The country is very beautiful and if you love history there is plenty to immerse yourself in. Forget Bram Stoker's Dracula though or you'll be thoroughly disappointed. It's only fantasy and Romanians don't indulge in it.
-Do you have other plans for the future?
Yes, my husband and I have fallen in love with Turkey (Istanbul and Fethiye especially) and have recently purchased an apartment in which we hope to be living in by the end of the year. We love the lifestyle and the Turkish people so we're really looking forward to the move and meeting new people.
-What about housing, have you bought, or are you renting a home? How much do you pay for it?
We own our house here in Romania and have seen the property prices triple over the last 5-6 years although due to the current economic woes they have dropped a bit over the last year.
-What is the cost of living in Romania?
Not particularly cheap, especially when you consider the wage of the average Romanian is about 300 Euros or slightly less. It's also about to get a lot tougher with the government slashing basic wages by 25 percent.
That's the one thing I miss about Australia; the choice of products. You can buy cheap or expensive, it's up to you. A cappuccino in Romania costs about 2 Euros, a night out with drinks can cost anywhere from 20 Euros - 50 Euros per person. (Obviously you can pay more or less depending on where you eat but I'm quoting averages here.)
Clothes and shoes are rather expensive which is something I've found across the Balkans and find it's indicative of the mindset of poorer countries. The poorer people are the more they need to advertise 'self' which in turn leads to money being spent on expensive versions of their outward persona, e.g., clothes, shoes, accessories, etc... I also found this in Asia as well, where there was little money to be spent on food but a disproportional amount spent on clothing and accessories.
-What do you think about the Romanians?
The locals are great. Living here as I have for the past two years, I have many Romanian friends and find them to be no different than anyone anywhere else in the world. Especially younger Romanians, who are as modern and tech savvy as any teenager in other developed country.
The only exception to this are the Roma of which you have to be constantly on guard. I was very sympathetic and friendly towards them in the beginning, but after having my handbag and various other things stolen at various times from both young gangs of Roma and older 'respectable' looking ones, I'm afraid I've lost my patience and humanity towards them and no longer give them the time of day. It's a shame but as far as I'm concerned fully earned.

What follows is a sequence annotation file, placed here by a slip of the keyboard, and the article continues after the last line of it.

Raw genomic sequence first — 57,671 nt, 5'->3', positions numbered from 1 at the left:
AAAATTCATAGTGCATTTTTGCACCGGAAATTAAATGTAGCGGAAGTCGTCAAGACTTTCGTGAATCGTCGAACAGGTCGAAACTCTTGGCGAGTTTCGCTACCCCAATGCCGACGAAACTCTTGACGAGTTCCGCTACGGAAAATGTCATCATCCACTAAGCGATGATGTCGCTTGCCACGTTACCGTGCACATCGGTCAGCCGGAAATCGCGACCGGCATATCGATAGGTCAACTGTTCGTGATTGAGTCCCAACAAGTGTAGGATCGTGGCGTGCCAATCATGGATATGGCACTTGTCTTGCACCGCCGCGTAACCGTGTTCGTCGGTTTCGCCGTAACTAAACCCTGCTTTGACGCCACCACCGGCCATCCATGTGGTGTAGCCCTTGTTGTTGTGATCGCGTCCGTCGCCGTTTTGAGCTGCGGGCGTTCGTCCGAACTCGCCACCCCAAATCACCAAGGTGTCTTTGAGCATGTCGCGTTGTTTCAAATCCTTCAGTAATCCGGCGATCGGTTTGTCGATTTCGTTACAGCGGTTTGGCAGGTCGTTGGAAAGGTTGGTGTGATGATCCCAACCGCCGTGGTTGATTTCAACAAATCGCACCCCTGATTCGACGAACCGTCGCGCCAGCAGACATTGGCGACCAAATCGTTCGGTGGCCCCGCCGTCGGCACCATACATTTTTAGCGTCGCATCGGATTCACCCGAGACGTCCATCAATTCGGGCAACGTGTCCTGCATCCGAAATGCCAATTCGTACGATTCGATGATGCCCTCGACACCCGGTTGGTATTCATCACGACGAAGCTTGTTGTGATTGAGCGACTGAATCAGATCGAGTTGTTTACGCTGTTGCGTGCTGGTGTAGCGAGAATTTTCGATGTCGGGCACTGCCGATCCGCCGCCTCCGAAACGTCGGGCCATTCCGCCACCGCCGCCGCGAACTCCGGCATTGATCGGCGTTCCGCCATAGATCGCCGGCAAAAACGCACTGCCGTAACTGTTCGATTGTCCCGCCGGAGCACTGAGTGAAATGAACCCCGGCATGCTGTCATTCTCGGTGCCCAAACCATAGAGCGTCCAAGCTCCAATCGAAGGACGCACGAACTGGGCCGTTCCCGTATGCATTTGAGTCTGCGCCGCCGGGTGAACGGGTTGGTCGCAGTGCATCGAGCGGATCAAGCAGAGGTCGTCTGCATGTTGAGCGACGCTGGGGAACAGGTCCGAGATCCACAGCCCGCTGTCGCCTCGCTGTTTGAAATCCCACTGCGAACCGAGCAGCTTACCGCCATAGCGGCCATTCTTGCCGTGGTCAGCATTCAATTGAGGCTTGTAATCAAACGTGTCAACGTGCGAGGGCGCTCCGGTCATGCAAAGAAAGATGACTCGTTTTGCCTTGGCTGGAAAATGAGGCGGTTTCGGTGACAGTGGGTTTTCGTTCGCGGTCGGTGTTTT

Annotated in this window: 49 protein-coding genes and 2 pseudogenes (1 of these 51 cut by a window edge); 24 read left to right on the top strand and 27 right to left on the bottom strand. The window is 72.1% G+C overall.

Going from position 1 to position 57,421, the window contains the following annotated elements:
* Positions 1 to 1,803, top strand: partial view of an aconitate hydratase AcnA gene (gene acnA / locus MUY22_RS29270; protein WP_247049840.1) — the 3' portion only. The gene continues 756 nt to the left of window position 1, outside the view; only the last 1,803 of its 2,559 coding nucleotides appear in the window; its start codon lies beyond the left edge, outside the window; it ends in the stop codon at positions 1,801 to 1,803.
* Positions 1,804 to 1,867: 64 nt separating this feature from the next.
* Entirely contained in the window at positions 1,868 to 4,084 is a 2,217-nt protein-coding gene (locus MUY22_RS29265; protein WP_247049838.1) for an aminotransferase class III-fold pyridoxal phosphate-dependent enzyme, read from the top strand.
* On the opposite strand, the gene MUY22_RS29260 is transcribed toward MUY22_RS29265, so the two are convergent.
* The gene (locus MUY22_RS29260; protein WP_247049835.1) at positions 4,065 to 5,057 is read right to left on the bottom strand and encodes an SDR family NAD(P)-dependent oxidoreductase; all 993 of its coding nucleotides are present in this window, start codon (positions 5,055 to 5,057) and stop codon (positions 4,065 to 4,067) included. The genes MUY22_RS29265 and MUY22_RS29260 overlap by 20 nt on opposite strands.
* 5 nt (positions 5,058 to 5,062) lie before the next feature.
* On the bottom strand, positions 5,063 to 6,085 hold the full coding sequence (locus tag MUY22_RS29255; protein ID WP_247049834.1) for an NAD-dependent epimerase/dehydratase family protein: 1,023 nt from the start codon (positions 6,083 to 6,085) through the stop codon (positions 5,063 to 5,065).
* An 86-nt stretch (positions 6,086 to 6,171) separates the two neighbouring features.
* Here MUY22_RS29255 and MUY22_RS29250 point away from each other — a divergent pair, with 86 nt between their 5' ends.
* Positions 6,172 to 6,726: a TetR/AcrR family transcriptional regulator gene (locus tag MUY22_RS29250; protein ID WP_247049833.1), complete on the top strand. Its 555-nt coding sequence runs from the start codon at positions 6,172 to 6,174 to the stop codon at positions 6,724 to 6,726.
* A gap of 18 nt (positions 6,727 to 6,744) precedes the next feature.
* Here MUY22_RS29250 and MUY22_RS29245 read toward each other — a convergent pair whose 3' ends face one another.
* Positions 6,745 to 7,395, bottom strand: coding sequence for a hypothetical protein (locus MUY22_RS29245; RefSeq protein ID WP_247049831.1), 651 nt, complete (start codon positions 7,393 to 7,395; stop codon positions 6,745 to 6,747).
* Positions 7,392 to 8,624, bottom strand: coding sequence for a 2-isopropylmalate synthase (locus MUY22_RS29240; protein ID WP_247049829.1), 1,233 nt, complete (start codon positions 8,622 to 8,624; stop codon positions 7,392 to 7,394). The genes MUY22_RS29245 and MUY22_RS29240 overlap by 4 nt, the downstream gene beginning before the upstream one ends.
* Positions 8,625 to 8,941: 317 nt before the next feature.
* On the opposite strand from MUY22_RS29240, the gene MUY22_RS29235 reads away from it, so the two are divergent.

-What are the positive and negative aspects of living in Romania?
The positives are lack of political correctness (which can also be a negative occasionally, but not often), friendly and family orientated people, children can play in the streets and parks freely without fear of being kidnapped or harrassed, etc... The weather (in summer) ;) lots of open spaces and history to explore.
The negative side is the bureaucracy and paperwork with anything you try and do, although that is slowly changing. Also, the driving is also something to be wary of as many Romanians feel it's their right to get to their destination as fast as they can with scant regard to road laws, which also goes for parking -- which is more often on the footpath than off it. However, this too is changing as local law enforcement officers are becoming more serious in actually enforcing the law ;)
-Do you have any tips for our readers about living in Romania?
Enjoy! Romania has a rich history and colourful people. You will feel extremely safe walking around and it's a country that has as much or as little to offer as you prefer.